Roundtable: UK National Cyber Security Strategy 2016-2021

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On 7 November 2016, RUSI hosted a Roundtable event to discuss the UK National Cyber Security Strategy which had been launched the previous week. 

Roundtable Report

The event was co-chaired by Paddy McGuiness the Deputy National Security Adviser (Intelligence, Security and Resilience) and Ewan Lawson, Senior Research Fellow at RUSI. The event was attended by senior individuals from the British Government, academia and the private sector and was part of an ongoing series of events held at RUSI to explore the Public-Private Relationship in cyber security. Discussion was held under ‘Chatham House Rules’ and so the following summary contains no direct attribution to individuals.

Overall, those present welcomed the publication of the Strategy and were impressed by its clarity, recognising that much of the document is actually an implementation plan. Indeed, in addition to introductory notes and an executive summary, the Strategy is delivered in three main parts: a context setting piece, the key points of the strategy and then the implementation plan. As the discussion at the roundtable was did not follow a fixed agenda, this construct of the Strategy will be used as the framework for this report.

In considering the context, it was agreed that the Strategy accurately identifies the main sources of threat including ‘script kiddies’, hacktivists, criminals, terrorists and states. However, there is a tendency for some incidents to immediately be blamed on big powerful state actors as this gives organisations an excuse that there is nothing they can do in the face of such a challenge. It was suggested that some 80% of malicious activity would be stopped by basic cyber hygiene such as patching and improving awareness amongst the public and that if this was achieved, it would then be possible to focus on the truly high-tech adversaries. Over the five year life of the Strategy, it was recognised that disruptive technologies were likely to be introduced and there would need to be constant adjustment of the desired outcomes identifies in its Annex 3. It was suggested that this would be a key role for the newly created National Cyber Security Centre (NCSC).

The key thrust of the strategy for greater direct public sector engagement was broadly welcomed although it was recognised that the Government is by choice broadly non-interventionist. There was a sense from some of the industry partners that HMG could be more joined up and that at present there are many ‘touch-points’ for cyber security issues across a number of Departments. Once again, it was suggested that the NCSC should provide this focal point in the future whilst the Departments would retain their necessary policy-making functions. To achieve this it needed to speak both publically and clearly on issues as they arise.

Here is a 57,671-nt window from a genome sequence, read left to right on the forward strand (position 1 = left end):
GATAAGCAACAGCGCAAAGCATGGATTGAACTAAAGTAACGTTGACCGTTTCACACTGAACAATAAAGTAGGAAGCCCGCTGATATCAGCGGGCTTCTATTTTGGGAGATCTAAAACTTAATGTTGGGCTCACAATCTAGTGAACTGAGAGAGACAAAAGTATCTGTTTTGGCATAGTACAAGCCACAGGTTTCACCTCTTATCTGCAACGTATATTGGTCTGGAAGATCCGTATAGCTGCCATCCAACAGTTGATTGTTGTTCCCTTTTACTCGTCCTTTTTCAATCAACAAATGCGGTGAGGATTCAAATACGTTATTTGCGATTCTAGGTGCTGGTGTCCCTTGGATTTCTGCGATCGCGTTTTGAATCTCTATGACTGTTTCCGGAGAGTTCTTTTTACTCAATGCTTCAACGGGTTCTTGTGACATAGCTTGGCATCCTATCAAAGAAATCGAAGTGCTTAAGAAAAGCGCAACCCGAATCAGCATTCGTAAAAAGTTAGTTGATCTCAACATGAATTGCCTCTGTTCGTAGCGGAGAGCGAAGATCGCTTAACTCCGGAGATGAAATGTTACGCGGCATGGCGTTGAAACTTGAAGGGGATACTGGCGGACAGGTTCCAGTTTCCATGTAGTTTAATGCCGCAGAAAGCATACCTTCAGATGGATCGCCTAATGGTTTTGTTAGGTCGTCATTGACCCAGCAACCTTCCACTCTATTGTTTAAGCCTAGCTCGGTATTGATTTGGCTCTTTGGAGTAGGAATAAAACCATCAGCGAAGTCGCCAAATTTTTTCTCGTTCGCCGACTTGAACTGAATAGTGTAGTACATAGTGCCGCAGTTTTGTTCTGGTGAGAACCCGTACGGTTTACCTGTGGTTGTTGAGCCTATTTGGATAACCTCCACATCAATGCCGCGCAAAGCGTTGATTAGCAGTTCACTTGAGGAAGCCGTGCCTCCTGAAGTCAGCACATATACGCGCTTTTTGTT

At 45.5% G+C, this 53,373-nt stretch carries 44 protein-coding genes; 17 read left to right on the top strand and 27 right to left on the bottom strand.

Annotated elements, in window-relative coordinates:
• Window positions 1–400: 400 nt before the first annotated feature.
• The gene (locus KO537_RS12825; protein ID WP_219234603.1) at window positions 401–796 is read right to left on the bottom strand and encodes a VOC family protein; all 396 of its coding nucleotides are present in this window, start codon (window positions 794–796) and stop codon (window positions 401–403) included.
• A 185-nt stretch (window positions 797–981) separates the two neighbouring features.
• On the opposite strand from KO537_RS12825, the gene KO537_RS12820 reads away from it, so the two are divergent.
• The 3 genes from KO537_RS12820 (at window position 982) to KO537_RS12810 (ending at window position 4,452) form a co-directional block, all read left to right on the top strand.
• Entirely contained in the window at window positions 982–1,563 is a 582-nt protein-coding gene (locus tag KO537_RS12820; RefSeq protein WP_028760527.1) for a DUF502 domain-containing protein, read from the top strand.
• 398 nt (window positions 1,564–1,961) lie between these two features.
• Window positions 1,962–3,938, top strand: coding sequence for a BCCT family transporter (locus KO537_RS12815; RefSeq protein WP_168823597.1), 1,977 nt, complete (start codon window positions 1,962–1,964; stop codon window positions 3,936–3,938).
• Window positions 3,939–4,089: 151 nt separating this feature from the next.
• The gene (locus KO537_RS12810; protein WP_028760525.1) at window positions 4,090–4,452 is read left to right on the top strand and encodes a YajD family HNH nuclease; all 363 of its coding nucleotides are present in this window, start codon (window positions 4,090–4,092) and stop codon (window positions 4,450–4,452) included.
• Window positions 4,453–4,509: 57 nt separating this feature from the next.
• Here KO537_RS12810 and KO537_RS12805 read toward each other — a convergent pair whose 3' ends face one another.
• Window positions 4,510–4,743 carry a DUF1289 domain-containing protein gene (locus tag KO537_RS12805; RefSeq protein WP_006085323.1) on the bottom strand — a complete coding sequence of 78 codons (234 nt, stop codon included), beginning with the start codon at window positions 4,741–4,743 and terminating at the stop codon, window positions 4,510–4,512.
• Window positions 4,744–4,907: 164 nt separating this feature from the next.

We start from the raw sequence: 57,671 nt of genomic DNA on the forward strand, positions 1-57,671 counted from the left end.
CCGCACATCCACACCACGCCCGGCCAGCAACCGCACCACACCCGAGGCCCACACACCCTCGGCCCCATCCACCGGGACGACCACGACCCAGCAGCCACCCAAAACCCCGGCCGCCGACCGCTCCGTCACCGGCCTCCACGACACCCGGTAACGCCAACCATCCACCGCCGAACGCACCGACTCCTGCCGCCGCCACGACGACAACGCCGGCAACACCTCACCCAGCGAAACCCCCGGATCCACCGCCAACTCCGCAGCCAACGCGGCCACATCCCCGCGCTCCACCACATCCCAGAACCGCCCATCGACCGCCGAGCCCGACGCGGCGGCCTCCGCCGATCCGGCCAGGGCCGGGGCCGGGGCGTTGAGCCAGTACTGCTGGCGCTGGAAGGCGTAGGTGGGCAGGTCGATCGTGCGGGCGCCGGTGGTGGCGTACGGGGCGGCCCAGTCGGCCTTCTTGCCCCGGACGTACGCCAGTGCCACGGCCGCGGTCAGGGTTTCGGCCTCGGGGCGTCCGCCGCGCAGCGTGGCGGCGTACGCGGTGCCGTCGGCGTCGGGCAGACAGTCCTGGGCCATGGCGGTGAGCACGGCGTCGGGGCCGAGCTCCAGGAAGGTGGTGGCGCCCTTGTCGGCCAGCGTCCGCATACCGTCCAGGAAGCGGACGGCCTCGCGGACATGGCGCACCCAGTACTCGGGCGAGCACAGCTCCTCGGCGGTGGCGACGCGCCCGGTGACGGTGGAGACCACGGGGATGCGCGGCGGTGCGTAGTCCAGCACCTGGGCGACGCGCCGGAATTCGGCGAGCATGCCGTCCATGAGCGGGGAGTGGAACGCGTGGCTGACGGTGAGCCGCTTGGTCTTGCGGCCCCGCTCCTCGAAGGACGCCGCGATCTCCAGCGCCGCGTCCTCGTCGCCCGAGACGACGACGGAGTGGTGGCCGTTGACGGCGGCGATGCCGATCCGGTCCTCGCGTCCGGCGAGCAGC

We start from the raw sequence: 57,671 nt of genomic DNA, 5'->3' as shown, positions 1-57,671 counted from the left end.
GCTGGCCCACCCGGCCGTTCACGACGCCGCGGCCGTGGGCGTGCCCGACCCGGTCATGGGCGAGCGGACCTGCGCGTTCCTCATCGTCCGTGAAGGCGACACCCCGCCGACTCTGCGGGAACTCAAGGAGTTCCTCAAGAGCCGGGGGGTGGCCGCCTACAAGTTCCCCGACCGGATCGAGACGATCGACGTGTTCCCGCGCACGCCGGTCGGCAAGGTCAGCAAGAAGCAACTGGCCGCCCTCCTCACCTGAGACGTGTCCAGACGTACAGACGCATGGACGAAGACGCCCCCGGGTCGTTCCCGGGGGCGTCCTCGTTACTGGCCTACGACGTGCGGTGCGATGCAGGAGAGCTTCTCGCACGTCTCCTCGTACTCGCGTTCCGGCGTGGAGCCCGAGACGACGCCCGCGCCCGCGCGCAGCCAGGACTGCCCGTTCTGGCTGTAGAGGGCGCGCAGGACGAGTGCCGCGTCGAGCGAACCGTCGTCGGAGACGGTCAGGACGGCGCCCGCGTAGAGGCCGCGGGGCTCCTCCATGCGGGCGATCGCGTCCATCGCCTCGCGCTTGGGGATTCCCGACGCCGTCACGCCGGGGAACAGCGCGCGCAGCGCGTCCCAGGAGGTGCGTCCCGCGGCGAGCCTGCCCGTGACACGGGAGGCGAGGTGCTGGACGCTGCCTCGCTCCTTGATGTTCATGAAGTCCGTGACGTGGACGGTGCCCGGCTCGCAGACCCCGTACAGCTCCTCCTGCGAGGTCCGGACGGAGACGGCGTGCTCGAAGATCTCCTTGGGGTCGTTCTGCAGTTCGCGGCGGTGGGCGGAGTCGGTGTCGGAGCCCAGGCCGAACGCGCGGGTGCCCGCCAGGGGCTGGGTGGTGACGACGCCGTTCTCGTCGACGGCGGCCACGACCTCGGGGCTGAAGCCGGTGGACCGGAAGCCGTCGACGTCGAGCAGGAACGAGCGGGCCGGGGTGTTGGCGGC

However, the majority of the discussion perhaps unsurprisingly focused on implementation of the Strategy. Aside from the need to continue momentum over the 5 year life of the Strategy, there was considerable discussion about how to support the different sectors of the economy. There was a sense that large companies were reasonably well placed or at least moving in a positive direction with regards to their own cyber security. However, concern was expressed about both SMEs, and the ‘big middle’ businesses. In both cases there was need to move them along a path from awareness through understanding and acceptance to commitment. It was felt that there needed to be encouragement to SMEs to do at least the cheap/free activities like patching and improving cyber hygiene and that Cyber Essentials still had a role to play albeit adoption was not currently as high as might be hoped. It was also felt that there was also a role for encouragement through the supply chain with the bigger businesses supporting those who supply them. It was also suggested that opportunities could be identified for partnerships and collaboration to further the agenda and the potential of organisations such as trade associations and chambers of commerce was highlighted. 

Whilst there was still some scepticism about regulation and standardisation it is expected that the Government will adopt the General Data Protection Regulation. This will place responsibilities on businesses to secure data with substantial fines in place for those who have data breaches as a consequence of their failings. It was felt that this, along with the burgeoning cyber insurance market, had a significant role to play in driving up cyber hygiene standards. However, The Government’s commitment to Active Cyber Defence (ACD) which is emphasised in the Strategy was identified as being a key to helping business in a very practical way by seeking to stop threats before they enter UK networks. This concept has apparently resonated internationally but will need to demonstrate practical outcomes.

In summary, those involved with the Roundtable were broadly supportive of the HMG approach as evidenced through the Strategy.  The main concern was how to ensure that momentum is maintained towards delivery of the desired outcomes through the life of the Strategy when HMG has so many other difficult challenges over that period. This will only be achieved through an effective public-private relationship.


This event was in support of the Cabinet Office launch of the UK National Cyber Security Strategy.

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